ACL food review: Salt and Time, Daily Juice, Gardener's Feast
By Mike Sutter | Fed Man Walking | 09.16.11
The food program at the Austin City Limits Festival does a good job courting local tastes, but the Hope Market annex to the left of the main food court takes it a step further with cured meats from Salt and Time and tamales from a farmers’ market favorite called Gardener’s Feast.
At Salt and Time — known for charcuterie and carried by local places like East Side King and Black Star Co-op — a hot dog made with mortadella is a surprising exercise in subtlety and spice. It was grilled to order and looks like a thinner version of a backyard brat, but the resemblance ends there. This is as luscious as a pate in a casing, a refined crepinette on a dense hoagie roll with a slice of dill for $6, about what you pay for an artisan dog out in the world. The fresh chicharrones listed on the menu were nowhere in sight.
As much as I liked the $7 fried chicken from Olivia/Lucy’s, and as great a deal as it is for three shaggy pieces, the tamales from Gardener’s Feast at the Hope Market stand hold the crown for cheap food. Two big tamales for $5, rolled thick with masa in corn husks. I tried one with pork and tomatillo with a welcome spicy edge and thick shreds of meat and another with roasted poblano peppers and muenster cheese that lets the poblano do what it does best: act as the jalapeño’s less hot but more interesting cousin.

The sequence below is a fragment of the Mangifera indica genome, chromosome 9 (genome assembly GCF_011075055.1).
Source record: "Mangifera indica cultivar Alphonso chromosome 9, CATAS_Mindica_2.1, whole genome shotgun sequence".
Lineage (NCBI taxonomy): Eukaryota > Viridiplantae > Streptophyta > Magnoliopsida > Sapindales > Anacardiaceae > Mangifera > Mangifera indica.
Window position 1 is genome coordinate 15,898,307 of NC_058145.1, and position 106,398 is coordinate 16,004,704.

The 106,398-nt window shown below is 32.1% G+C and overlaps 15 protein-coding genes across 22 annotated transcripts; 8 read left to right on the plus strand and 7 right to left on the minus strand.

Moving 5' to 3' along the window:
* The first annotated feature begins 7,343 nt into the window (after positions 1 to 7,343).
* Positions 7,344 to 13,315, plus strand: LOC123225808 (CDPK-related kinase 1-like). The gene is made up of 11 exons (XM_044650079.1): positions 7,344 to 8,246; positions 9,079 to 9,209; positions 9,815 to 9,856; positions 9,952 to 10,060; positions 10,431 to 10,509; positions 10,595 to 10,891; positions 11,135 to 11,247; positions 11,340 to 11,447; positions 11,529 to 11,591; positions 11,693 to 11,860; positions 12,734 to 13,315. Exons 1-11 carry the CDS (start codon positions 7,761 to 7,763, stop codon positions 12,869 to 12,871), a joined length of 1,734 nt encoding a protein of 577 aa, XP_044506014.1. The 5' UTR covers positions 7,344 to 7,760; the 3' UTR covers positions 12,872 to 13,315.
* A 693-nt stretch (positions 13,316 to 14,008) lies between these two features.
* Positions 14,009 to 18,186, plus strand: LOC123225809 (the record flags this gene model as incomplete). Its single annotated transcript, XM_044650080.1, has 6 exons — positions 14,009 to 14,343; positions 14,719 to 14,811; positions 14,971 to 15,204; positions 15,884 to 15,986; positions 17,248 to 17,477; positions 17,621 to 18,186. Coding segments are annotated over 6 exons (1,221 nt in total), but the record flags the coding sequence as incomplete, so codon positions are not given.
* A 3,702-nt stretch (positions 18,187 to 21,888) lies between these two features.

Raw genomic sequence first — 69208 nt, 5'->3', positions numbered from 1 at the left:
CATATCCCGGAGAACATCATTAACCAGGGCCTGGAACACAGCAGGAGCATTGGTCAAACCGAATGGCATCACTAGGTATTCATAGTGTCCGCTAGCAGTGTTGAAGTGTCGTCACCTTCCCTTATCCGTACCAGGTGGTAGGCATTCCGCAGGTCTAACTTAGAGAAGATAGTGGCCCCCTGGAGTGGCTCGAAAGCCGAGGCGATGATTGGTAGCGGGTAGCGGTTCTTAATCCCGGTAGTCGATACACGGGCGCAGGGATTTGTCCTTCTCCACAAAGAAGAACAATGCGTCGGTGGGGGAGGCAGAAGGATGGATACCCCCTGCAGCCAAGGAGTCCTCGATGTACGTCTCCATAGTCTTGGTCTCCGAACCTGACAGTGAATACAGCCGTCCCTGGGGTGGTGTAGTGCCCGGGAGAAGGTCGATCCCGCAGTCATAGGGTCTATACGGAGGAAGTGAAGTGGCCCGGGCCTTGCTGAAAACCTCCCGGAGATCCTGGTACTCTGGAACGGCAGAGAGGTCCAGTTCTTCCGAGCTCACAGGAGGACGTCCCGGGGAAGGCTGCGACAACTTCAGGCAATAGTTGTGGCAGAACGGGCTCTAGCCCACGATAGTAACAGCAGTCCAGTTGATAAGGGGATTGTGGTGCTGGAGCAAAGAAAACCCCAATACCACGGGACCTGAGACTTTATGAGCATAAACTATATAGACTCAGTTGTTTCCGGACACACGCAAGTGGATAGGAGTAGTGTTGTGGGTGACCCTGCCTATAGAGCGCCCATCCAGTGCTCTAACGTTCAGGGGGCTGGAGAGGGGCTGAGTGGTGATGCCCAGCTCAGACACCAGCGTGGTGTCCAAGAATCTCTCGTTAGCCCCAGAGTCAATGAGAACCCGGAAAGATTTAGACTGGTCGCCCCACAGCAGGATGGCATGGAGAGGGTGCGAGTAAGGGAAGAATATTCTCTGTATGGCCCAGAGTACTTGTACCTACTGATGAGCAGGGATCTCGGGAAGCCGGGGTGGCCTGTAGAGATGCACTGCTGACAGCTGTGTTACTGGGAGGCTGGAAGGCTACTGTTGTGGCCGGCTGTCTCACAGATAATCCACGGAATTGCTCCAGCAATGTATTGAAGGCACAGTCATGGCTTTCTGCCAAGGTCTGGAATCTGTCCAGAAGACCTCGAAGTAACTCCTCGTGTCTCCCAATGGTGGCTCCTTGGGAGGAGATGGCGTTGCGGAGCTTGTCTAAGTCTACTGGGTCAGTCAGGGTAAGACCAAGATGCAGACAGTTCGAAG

To cool down the hyperlocal lunch, I swung back over to the food court for a mint maté from the Daily Juice for $4. Maté is one of those mysterious global superfoods, an Argentinian leaf prized for its rejuvenating power. I don’t know about all that, but this is a smooth golden glass with a touch of sweetness and a mint finish. I felt refreshed, but that might have been a nod to the three-minute rainshower that swooped down like a mail-order mister.
(Photo by Mike Sutter © Fed Man Walking)